The key to the success of the anti-quarry activists were the issues of social equity and resource constraints rather than romantic notions of preservation of natural beauty. Could Doon Valley afford to turn away from economic prospects of cement factories and quarry contracts? On the other hand, could it deny the local inhabitants access to forest fuelwood and fodder “for the sake of conservation”?
Because they had access to information regarding the ecology and economy of their valley, the Doon residents grew competent in scientific debate. They refused to be intimidated by sophisticated corporate representatives and government officials. Non-violent sit-ins, blockading quarry sites and other such actions marked the case as it made its way to the Supreme Court, exploring the far reaches of the law regarding natural resource management.
The Supreme Court gave its judgement largely ill favour of the citizens of the Doon. Its interpretation of urban environmental concerns referred to the living condition of the poor and their access to basic natural resources. It recognised not only the people’s right to survival, but the right to life in a healthy environment free of avoidable hazards to themselves, their land, their cattle, their air and their water. It ordered certain quarries permanently closed, and ordered the environmental rehabilitation of quarry damaged areas.
LESSON FOR KATHMANDU
In brief, the lesson of the Doon’s experience in natural resource management thus far has been that scientific information on ecosystems, when competently used by public interest groups, administrators and lawyers, can successfully transform active and enlightened public interest into sound growth management plans. It is important that scientific issues and existing data reach the lay citizen in a form that he/she can relate to and act on.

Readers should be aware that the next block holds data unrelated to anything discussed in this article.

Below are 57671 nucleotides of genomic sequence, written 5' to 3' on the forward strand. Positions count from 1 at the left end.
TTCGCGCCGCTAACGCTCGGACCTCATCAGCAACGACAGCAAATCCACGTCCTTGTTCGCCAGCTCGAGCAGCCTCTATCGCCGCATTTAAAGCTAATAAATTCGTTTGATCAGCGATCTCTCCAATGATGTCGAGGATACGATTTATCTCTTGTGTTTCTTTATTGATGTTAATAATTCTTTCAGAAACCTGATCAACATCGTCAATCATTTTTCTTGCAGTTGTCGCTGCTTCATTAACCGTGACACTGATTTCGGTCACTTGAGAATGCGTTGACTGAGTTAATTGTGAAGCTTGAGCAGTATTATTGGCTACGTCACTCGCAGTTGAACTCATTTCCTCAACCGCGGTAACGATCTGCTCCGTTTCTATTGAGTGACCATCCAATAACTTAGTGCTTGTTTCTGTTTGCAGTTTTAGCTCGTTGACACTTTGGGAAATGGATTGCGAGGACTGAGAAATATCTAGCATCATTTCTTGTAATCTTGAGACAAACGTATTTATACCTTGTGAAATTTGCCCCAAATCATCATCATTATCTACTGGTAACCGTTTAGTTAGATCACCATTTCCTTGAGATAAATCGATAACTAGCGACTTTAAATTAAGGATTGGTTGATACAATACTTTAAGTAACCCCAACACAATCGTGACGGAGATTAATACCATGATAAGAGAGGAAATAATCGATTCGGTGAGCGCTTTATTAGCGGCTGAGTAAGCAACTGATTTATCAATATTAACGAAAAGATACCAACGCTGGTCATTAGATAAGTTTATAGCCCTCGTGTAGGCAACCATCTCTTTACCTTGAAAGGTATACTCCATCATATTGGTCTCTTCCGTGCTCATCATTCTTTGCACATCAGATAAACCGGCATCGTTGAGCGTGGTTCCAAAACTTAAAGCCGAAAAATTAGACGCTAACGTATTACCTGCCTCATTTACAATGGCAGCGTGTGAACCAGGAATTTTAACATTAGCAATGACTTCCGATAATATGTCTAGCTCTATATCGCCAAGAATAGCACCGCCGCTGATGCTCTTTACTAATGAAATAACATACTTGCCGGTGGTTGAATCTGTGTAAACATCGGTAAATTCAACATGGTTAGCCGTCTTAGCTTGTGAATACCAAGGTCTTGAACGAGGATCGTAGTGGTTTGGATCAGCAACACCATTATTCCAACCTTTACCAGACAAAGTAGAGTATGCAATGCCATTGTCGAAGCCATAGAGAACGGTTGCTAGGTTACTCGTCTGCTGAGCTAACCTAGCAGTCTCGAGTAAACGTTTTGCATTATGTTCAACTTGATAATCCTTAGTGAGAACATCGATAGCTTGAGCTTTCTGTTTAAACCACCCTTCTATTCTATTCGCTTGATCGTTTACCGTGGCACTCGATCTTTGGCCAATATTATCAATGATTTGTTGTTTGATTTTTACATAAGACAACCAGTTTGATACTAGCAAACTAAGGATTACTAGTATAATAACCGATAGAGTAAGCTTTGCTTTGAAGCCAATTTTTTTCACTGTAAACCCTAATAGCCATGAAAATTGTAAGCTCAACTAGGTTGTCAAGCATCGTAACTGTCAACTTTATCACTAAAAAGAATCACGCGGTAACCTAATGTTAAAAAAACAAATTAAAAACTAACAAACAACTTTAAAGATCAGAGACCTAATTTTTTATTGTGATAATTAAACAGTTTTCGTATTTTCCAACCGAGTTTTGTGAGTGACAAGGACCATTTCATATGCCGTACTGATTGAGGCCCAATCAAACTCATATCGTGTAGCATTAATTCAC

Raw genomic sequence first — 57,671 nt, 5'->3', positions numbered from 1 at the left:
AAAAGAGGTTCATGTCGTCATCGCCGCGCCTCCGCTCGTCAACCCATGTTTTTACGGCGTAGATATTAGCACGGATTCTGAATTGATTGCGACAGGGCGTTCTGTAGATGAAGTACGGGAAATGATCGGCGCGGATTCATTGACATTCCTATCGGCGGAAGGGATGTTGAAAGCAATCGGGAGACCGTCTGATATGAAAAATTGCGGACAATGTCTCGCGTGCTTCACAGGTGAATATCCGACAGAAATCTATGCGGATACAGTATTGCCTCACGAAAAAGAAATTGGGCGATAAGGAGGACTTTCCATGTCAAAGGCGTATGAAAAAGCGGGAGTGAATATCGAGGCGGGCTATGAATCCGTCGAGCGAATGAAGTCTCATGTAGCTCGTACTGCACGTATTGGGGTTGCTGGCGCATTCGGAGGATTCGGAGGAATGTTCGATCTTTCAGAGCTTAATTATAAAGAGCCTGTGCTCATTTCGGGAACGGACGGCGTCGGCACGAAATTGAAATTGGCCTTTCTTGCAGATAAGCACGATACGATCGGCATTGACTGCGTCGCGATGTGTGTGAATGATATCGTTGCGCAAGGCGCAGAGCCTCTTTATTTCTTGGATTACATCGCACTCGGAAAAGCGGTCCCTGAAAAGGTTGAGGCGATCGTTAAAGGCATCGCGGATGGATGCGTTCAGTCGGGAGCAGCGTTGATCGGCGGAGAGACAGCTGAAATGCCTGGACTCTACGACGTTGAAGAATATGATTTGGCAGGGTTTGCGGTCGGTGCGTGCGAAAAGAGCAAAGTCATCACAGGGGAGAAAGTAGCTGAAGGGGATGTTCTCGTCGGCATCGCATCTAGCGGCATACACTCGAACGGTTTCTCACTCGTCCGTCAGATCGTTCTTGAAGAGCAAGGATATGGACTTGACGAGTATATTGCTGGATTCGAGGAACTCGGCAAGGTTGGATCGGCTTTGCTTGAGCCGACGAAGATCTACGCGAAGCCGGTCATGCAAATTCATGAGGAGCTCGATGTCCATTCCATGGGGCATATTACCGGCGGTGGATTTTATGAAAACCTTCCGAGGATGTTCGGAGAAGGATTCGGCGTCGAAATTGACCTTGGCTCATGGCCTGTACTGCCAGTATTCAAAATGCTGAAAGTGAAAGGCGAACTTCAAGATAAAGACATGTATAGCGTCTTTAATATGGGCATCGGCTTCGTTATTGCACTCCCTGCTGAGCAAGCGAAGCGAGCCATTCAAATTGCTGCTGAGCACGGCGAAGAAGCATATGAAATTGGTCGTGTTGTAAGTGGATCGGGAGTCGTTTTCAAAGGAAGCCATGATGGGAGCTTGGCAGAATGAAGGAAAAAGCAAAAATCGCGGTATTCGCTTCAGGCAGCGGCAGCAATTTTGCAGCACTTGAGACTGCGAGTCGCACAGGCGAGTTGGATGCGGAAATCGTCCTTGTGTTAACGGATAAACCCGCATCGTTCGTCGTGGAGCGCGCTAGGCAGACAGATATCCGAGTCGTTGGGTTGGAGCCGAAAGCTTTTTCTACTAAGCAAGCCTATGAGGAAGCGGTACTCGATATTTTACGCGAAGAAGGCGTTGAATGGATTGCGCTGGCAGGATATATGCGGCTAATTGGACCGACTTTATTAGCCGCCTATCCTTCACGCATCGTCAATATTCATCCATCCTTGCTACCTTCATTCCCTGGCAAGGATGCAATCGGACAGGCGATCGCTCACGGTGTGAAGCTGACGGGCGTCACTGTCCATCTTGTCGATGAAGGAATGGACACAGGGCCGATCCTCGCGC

Following the Supreme Court verdict, the Indian Government went on to take positive steps by declaring Doon Valley an “ecologically fragile zone”. It ordered the valley’s polluting industrial activities, such as mining, quarrying — and cement production — stopped. The authorities have also gone beyond set forest conservation areas to target additional areas for afforestation; they have regulated and planned urban growth and developed a system for monitoring and controlling new industries.
The Doon’s development and conservation efforts are today monitored by the powerful Doon Valley Board, set up by the Department of Environment in New Delhi. For its part, the Uttar Pradesh Government in Lucknow has established the Doon Valley Special Area Development Authority.
Does all this governmental action mean that the public has lowered its guard? Not really. The valley’s urbanisation and industrial growth continue to be characterised by protest and criticism. Recently, opposition to a proposed urban master plan prepared by the Town and Country Planning Organisation of the U.P. State Government led to the eventual closure of a cement factory near the town of Rajpur.
To meet the growing needs of its urban, agricultural and industrial sectors, Kathmandu Valley will have to develop policies and priorities that are based on a solid and researched understanding of the environment and society. Environmental policy-makers must have interdisciplinary knowledge which allows them to take informed decisions on urgent matters of natural resource management. Above all, governmental and independent sector institutions which claim to work on the environment must hone their scientific skills and prove their social commitment.
Is Kathmandu Valley ready to move beyond `empty’ environmental speech-making, as Doon Valley clearly has? Do the “experts” in Kathmandu have a full understanding of the ecology and the economics of the limits to the use of available air, water and land? Only when these limits are determined, publicised and understood can the public and the decision-makers set the course that Kathmandu Valley’s future will take.
Beaudry is Associate Editor of The Independent weekly in Kathmandu.